THE first “graduates” of a coding course for teenage girls from Roman Catholic, Muslim, and Jewish schools in London have been given their awards at Twitter HQ, which has supported the ground-breaking initiative.
Twitter’s software engineers have been providing training for the girls, who were part of the UK’s first women’s cross-faith computer coding programme project, started by Rabbi Natan Levy from the Board of Deputies of British Jews, last year (News, 15 July 2015).
The initiative was set up by Near Neighbours, a partnership between the Church Urban Fund and the Archbishops’ Council, and is funded by the Department of Communities and Local Government.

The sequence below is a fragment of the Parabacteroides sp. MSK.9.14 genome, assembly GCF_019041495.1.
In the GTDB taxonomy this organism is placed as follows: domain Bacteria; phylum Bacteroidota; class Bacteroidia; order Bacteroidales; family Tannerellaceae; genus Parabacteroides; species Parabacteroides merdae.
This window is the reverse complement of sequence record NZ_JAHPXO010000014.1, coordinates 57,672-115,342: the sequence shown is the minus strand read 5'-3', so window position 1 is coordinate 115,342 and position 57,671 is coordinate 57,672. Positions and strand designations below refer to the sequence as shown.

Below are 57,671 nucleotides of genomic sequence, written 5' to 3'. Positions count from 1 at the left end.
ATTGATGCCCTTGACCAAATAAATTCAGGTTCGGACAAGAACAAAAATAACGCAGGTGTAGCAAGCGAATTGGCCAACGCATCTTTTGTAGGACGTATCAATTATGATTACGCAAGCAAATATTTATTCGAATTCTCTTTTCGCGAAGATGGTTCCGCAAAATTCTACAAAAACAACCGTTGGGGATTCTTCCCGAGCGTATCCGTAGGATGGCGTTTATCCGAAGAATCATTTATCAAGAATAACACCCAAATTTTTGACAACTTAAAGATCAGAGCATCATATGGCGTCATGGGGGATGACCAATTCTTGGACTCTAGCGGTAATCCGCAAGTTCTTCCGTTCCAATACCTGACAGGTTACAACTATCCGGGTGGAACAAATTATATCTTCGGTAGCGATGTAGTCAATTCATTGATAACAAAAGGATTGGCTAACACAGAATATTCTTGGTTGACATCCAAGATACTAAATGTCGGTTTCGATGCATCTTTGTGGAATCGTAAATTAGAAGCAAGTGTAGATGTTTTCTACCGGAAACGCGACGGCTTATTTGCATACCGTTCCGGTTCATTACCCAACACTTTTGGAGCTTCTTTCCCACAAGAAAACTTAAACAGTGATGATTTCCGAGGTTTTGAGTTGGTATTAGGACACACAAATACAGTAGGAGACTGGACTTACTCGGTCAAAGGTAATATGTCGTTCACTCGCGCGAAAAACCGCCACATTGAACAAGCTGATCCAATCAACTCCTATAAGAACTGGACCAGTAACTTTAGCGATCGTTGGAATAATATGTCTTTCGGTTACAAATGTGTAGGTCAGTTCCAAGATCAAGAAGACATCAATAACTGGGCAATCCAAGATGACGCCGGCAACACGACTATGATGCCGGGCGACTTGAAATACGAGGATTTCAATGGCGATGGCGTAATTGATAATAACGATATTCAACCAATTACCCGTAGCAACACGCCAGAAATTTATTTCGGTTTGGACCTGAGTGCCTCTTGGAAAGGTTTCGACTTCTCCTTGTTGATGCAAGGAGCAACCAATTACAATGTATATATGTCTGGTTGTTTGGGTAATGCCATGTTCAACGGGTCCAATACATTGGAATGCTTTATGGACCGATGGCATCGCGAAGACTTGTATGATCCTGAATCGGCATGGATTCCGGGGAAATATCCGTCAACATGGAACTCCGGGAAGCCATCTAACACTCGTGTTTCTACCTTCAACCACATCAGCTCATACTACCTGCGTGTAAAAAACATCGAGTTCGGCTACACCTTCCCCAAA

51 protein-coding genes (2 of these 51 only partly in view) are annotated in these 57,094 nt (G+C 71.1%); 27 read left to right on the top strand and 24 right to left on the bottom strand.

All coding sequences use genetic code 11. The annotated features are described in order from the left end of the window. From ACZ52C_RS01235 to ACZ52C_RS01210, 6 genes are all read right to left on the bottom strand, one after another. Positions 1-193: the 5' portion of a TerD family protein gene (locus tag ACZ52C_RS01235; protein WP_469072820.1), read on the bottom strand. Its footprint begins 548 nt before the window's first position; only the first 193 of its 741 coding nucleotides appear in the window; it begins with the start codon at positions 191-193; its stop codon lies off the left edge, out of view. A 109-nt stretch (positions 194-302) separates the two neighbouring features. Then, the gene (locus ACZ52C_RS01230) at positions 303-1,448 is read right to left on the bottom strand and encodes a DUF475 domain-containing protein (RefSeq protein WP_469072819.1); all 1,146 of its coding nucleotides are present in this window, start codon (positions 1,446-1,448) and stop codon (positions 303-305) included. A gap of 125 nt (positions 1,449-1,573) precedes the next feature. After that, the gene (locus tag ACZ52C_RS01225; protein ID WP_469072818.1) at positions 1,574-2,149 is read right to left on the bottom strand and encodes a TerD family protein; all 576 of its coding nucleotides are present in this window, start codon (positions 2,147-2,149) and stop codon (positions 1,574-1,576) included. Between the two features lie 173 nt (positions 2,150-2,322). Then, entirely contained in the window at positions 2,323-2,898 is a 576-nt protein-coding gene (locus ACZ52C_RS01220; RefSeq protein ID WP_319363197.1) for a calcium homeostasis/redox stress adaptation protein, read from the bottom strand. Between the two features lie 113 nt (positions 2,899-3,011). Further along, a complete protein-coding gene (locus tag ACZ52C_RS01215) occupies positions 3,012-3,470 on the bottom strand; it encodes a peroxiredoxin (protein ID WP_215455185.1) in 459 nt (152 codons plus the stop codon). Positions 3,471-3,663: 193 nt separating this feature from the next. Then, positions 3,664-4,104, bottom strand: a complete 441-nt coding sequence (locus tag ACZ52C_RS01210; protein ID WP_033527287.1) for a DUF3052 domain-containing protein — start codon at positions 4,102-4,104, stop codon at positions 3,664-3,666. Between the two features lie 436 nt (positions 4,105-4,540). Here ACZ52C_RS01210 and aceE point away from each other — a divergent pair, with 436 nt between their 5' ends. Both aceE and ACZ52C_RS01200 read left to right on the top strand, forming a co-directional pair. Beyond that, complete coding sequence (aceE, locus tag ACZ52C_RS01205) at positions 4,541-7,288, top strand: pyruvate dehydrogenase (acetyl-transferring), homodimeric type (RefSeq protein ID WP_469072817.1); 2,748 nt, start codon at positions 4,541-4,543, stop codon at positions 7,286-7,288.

It seeks to encourage girls, all of whom were aged 12 to 14, to consider coding as a career. Women are significantly under represented in tech industries in the UK and globally.
Research published last year found that nearly a quarter of technology start-ups in London have no women on their boards, and just 11.2 per cent of leadership positions in the tech industry in Europe are occupied by women.
The executive director of Near Neighbours, Paul Hackwood, said: “This is a project that we are very proud to have supported. It has brought together girls of different faiths and enabled them to build both relationships and important skills. The project has strengthened communities and given these girls a chance at a career that had been out of reach to them before.”